The Forum for Roma Inclusion, under the leadership of the Bernard van Leer Foundation (BvLF), will coordinate an investment of $3,583,160 over the next three years to support Roma women and young children in EU countries. Based on research and stakeholder analysis, targeted investments can provide the most value in two areas: first, by scaling up a model of community centers that offer integrated support services to pregnant women, new mothers, and children under the age of three; and second, by ensuring that young Roma children grow up in homes where they have safe tenure and access to basic amenities including an indoor kitchen, toilet, and shower.
The BvLF has identified four strategic areas for potential investment. First, the BvLF is interested in the creation of community center demonstration projects that provide integrated support services to pregnant women, new moms, and children under age three. These centers will offer early learning and also empower young women and mothers. Second, the BvLF will invest in capacity building of Roma NGOs to enable them to advocate in their national and local contexts. It will also invest in the capacity of women's organizations to include the voices of Roma in their work. Third, it is strategically important to invest in communications and awareness raising that addresses discrimination against Roma by non-Roma communities. Finally, the BvLF will invest in and advocate for the inclusion of young Roma women and children in decision-making about housing and living conditions. This will include the demonstration projects, which will incorporate their views within municipal programs.
The Bernard van Leer Foundation (BvLF) is conducting country studies of the situation of the Roma and Roma organizations in France, Greece, Italy and Serbia. The studies will be completed by the end of October 2012. Based on the outcomes of the studies, a final country list will be selected and the commitment implementation plans will be formulated. After the completion of the studies and the selection of the countries, the Foundation intends to achieve the following items:
Starting in January 2013, the Foundation will foster dialogue and communication with local authorities and community leaders. Concurrently, partnerships with local NGOs and implementing agencies will be established and capacity-building programs will be developed with each partner and continue over the three years of the commitment.
Moreover, it will advocate and support demonstration projects to strengthen Roma women's and children's voices and encourage their active participation in decisions related to their physical environment and housing conditions, while also establishing a leadership program for at least ten young potential Roma women leaders by June 2013. This will enable linking and learning among different Roma women's groups and NGOs across countries and enable the rollout of successful models in 2014 and 2015.
By March 2013, finalized action plans and communications strategies will be developed for each selected country. At the same time, public opinion polling about perceptions of Roma children in the target countries will be conducted to inform the communications strategy and ensure it addresses the general problem of discrimination against the Roma.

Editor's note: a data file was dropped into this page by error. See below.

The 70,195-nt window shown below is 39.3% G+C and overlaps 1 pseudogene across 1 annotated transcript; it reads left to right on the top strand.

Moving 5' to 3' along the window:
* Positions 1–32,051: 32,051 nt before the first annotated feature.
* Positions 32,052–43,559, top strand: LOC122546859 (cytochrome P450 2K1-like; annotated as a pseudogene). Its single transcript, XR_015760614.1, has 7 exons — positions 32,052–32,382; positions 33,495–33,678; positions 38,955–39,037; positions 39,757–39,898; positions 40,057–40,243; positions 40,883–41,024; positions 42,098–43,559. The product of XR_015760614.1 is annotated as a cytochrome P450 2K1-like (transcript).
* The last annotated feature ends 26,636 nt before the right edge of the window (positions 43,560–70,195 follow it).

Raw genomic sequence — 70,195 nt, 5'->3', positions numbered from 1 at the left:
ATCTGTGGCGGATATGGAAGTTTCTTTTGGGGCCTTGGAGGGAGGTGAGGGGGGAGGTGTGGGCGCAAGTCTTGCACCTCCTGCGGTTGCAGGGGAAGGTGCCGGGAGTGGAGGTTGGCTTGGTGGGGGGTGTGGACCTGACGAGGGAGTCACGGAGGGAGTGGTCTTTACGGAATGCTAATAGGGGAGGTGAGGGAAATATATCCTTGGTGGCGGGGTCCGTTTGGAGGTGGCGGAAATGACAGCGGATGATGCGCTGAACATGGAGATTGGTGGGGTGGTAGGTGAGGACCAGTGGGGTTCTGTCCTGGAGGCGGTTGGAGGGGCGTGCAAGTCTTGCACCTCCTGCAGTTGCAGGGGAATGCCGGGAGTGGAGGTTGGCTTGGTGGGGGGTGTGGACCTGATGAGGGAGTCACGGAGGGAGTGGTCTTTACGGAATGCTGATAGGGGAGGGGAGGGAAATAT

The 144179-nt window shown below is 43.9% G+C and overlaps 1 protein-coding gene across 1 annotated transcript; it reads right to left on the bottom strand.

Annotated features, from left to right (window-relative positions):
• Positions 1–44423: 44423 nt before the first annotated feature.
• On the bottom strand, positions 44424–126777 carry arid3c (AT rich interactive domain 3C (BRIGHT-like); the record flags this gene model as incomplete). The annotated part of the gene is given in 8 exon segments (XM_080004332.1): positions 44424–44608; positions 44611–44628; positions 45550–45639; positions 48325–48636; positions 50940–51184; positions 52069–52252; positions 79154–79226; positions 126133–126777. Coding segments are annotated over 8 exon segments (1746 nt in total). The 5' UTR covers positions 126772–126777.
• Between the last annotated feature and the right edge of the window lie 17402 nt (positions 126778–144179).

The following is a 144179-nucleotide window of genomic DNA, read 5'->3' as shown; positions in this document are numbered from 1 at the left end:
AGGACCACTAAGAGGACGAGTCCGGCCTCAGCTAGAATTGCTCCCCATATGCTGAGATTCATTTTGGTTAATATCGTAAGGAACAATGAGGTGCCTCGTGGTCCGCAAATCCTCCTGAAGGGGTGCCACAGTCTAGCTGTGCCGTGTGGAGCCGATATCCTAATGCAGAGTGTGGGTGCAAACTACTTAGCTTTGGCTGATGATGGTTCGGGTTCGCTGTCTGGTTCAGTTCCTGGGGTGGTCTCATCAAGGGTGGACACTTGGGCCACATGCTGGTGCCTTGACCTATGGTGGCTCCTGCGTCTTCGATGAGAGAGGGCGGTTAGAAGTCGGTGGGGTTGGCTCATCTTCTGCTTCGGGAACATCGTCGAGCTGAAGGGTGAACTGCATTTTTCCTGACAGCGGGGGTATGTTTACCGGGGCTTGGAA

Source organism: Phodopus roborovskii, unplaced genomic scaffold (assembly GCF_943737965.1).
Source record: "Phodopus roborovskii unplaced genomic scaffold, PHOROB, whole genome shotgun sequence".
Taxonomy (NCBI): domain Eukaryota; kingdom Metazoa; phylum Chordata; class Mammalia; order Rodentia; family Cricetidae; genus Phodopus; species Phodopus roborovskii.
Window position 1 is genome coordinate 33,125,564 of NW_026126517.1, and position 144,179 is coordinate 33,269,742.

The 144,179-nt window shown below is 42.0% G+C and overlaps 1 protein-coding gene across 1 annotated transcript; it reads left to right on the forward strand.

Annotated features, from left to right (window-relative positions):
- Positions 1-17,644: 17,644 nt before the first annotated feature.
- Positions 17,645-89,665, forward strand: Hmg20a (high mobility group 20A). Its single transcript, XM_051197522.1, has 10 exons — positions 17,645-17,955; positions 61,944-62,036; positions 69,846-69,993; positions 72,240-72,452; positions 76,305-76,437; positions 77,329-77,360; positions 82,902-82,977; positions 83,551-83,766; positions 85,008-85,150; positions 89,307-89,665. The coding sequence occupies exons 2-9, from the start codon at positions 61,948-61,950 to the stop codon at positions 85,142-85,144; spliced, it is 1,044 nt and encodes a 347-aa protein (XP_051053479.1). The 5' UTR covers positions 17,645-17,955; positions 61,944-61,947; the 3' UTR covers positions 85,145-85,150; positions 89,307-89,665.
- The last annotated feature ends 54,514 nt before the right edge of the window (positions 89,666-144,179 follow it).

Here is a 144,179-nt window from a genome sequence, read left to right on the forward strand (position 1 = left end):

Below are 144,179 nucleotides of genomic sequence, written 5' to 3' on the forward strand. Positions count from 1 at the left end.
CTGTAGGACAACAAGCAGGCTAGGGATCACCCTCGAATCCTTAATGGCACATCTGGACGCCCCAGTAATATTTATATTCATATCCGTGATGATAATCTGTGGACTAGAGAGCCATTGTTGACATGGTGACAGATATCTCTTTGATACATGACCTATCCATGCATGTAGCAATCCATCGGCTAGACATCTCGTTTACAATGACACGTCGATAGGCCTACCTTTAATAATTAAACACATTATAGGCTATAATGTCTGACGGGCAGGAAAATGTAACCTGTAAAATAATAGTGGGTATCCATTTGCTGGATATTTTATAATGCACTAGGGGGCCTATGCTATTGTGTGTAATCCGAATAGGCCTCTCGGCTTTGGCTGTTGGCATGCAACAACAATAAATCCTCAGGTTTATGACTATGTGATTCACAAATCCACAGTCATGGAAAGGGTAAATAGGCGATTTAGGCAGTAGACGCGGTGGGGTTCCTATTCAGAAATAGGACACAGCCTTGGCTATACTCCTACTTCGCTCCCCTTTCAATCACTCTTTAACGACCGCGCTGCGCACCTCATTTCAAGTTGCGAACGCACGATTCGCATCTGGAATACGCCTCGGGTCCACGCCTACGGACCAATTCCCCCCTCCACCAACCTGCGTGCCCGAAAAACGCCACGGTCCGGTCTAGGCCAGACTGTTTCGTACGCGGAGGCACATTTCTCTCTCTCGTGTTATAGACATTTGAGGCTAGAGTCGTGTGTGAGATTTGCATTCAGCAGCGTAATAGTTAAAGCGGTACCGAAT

By the end of 2013, a database will be created for each targeted community of young mothers and children and at least one community center in each of the selected countries will be providing integrated quality services to pregnant women and new moms and offering early learning to 800 children.
With an estimated total of 12 million people, Roma constitute the largest ethnic minority in Europe. The majority of Roma are socially excluded, live in extreme poverty, and face stubbornly persistent discrimination and prejudice.
The position of the Roma population in Europe is more precarious than ever. The 2011 Fundamental Rights Agency (FRA) survey of 11 EU member states showed that the situation of the Roma people has deteriorated in absolute and relative terms. At least eight out of ten Roma people are at risk of poverty, with the highest levels reported in Italy, France, and Portugal. The life expectancy of Roma people is 15-20 years less than non-Roma people.
Furthermore, Roma people have more children and at a younger age than the population average. There are over two million Roma children under eight in the European Union (EU), which is more than the sum total of children in the five Nordic countries combined (RECI, Overview 2012). These children face challenges even before they are born. They are less likely to receive antenatal and post-natal health care. They are twice as likely as the population average across Europe to be born with low birth weight and remain underweight in their early years at up to six times the national average in some countries.
One of the central reasons for these health problems is the dismal living conditions in which Roma children grow up. According to a doctor from the World Health Organization (WHO), "I can continue to cure the illnesses of Roma children, but if I send them back into the conditions that made them sick, what's the point?" The conditions he describes are reflected in recent research by FRA, which found that 45% of Roma kids live in homes missing at least one basic amenity.